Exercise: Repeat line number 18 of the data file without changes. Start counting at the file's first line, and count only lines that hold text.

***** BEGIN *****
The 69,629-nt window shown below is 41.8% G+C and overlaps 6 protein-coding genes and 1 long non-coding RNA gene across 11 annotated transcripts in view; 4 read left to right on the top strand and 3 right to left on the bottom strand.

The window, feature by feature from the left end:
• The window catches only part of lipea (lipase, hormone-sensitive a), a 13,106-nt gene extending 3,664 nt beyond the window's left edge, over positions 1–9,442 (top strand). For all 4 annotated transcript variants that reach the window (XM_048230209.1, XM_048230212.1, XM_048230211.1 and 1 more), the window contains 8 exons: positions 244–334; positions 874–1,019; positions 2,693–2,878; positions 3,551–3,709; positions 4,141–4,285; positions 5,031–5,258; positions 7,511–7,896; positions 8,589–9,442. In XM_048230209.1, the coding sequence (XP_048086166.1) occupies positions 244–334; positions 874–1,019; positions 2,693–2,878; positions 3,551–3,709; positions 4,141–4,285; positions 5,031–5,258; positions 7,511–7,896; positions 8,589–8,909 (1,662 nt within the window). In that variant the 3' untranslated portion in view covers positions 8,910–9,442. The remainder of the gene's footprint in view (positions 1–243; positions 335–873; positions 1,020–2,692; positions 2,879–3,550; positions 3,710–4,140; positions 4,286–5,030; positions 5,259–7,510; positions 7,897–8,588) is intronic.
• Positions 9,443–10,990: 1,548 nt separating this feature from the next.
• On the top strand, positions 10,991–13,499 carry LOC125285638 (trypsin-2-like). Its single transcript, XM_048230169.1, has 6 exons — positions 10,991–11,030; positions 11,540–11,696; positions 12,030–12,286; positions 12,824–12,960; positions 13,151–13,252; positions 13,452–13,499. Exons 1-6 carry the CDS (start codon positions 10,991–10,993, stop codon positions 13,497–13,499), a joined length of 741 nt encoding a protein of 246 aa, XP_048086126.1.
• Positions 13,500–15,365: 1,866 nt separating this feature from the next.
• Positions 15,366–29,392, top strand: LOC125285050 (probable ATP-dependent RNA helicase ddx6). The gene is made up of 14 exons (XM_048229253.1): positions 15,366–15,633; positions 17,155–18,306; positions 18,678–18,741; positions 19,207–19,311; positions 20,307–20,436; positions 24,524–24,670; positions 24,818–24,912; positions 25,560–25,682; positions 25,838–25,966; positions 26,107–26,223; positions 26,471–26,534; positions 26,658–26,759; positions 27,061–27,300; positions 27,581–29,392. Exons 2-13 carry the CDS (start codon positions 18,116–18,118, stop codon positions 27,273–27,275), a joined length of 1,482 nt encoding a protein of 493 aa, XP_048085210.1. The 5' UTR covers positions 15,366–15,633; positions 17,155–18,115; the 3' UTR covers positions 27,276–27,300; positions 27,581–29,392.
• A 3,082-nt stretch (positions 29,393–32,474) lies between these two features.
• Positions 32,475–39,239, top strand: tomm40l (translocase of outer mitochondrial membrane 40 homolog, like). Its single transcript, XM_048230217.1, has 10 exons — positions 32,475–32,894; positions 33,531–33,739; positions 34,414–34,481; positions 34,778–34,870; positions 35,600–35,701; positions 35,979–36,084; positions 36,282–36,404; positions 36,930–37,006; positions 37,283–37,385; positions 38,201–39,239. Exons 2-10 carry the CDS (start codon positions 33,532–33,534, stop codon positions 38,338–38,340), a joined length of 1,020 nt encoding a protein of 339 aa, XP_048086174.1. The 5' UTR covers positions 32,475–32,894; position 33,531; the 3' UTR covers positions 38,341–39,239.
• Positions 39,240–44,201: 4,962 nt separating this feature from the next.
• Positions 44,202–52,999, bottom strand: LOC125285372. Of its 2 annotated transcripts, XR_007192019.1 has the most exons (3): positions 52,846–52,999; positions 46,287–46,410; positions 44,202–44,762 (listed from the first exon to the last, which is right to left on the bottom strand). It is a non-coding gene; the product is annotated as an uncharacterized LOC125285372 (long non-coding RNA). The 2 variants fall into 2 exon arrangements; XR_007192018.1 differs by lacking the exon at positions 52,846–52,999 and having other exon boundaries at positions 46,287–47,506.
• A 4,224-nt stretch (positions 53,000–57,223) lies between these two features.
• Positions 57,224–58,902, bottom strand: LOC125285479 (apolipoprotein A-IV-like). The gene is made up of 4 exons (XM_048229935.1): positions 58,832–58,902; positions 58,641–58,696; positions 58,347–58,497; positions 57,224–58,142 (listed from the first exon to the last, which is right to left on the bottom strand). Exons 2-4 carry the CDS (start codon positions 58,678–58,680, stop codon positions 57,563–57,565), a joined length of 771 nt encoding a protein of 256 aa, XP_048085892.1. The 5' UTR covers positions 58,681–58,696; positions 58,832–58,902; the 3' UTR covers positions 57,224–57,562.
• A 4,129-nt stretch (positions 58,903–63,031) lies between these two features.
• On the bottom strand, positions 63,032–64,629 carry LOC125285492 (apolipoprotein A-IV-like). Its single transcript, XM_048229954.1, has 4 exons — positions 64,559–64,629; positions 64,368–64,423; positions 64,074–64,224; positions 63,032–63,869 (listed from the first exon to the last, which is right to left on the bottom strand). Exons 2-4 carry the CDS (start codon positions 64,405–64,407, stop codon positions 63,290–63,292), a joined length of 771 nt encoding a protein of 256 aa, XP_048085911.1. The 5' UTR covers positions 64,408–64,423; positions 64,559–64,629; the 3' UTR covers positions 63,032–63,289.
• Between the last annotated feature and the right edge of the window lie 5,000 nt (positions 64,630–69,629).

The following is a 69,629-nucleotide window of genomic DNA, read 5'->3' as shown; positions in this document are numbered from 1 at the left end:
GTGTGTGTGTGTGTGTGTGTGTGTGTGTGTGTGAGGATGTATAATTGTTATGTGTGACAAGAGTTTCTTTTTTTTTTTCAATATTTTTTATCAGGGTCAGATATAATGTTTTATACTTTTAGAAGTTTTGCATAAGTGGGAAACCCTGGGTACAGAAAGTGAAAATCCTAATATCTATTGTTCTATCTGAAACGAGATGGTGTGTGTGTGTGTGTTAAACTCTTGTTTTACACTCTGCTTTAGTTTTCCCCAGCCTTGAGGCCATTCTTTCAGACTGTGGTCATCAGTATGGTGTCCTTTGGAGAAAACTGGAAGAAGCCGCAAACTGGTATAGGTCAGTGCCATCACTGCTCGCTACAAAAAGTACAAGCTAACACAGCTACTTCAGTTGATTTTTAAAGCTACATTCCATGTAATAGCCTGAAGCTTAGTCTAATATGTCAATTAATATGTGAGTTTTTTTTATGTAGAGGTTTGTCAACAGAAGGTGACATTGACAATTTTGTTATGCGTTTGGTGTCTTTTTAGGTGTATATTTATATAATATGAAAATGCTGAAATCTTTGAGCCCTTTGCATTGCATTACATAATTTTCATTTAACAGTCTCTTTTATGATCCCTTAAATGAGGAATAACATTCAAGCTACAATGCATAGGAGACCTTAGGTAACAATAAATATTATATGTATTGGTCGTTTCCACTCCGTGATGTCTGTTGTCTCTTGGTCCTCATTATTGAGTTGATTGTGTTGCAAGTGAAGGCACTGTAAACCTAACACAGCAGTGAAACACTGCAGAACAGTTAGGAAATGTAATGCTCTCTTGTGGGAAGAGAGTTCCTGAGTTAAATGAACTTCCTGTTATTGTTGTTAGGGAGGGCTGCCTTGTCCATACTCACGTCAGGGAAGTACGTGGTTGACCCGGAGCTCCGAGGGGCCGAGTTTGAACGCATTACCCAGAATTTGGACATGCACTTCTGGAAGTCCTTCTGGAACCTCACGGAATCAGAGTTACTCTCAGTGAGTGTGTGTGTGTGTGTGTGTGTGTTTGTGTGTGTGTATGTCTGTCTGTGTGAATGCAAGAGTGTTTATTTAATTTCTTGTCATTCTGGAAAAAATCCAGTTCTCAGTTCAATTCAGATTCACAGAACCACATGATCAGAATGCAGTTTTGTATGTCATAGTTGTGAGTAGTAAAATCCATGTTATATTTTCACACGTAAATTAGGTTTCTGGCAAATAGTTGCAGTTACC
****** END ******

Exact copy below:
GTGTGTGTGTGTGTGTGTGTGTGTGTGTGTGTGAGGATGTATAATTGTTATGTGTGACAAGAGTTTCTTTTTTTTTTTCAATATTTTTTATCAGGGTCAGATATAATGTTTTATACTTTTAGAAGTTTTGCATAAGTGGGAAACCCTGGGTACAGAAAGTGAAAATCCTAATATCTATTGTTCTATCTGAAACGAGATGGTGTGTGTGTGTGTGTTAAACTCTTGTTTTACACTCTGCTTTAGTTTTCCCCAGCCTTGAGGCCATTCTTTCAGACTGTGGTCATCAGTATGGTGTCCTTTGGAGAAAACTGGAAGAAGCCGCAAACTGGTATAGGTCAGTGCCATCACTGCTCGCTACAAAAAGTACAAGCTAACACAGCTACTTCAGTTGATTTTTAAAGCTACATTCCATGTAATAGCCTGAAGCTTAGTCTAATATGTCAATTAATATGTGAGTTTTTTTTATGTAGAGGTTTGTCAACAGAAGGTGACATTGACAATTTTGTTATGCGTTTGGTGTCTTTTTAGGTGTATATTTATATAATATGAAAATGCTGAAATCTTTGAGCCCTTTGCATTGCATTACATAATTTTCATTTAACAGTCTCTTTTATGATCCCTTAAATGAGGAATAACATTCAAGCTACAATGCATAGGAGACCTTAGGTAACAATAAATATTATATGTATTGGTCGTTTCCACTCCGTGATGTCTGTTGTCTCTTGGTCCTCATTATTGAGTTGATTGTGTTGCAAGTGAAGGCACTGTAAACCTAACACAGCAGTGAAACACTGCAGAACAGTTAGGAAATGTAATGCTCTCTTGTGGGAAGAGAGTTCCTGAGTTAAATGAACTTCCTGTTATTGTTGTTAGGGAGGGCTGCCTTGTCCATACTCACGTCAGGGAAGTACGTGGTTGACCCGGAGCTCCGAGGGGCCGAGTTTGAACGCATTACCCAGAATTTGGACATGCACTTCTGGAAGTCCTTCTGGAACCTCACGGAATCAGAGTTACTCTCAGTGAGTGTGTGTGTGTGTGTGTGTGTGTTTGTGTGTGTGTATGTCTGTCTGTGTGAATGCAAGAGTGTTTATTTAATTTCTTGTCATTCTGGAAAAAATCCAGTTCTCAGTTCAATTCAGATTCACAGAACCACATGATCAGAATGCAGTTTTGTATGTCATAGTTGTGAGTAGTAAAATCCATGTTATATTTTCACACGTAAATTAGGTTTCTGGCAAATAGTTGCAGTTACC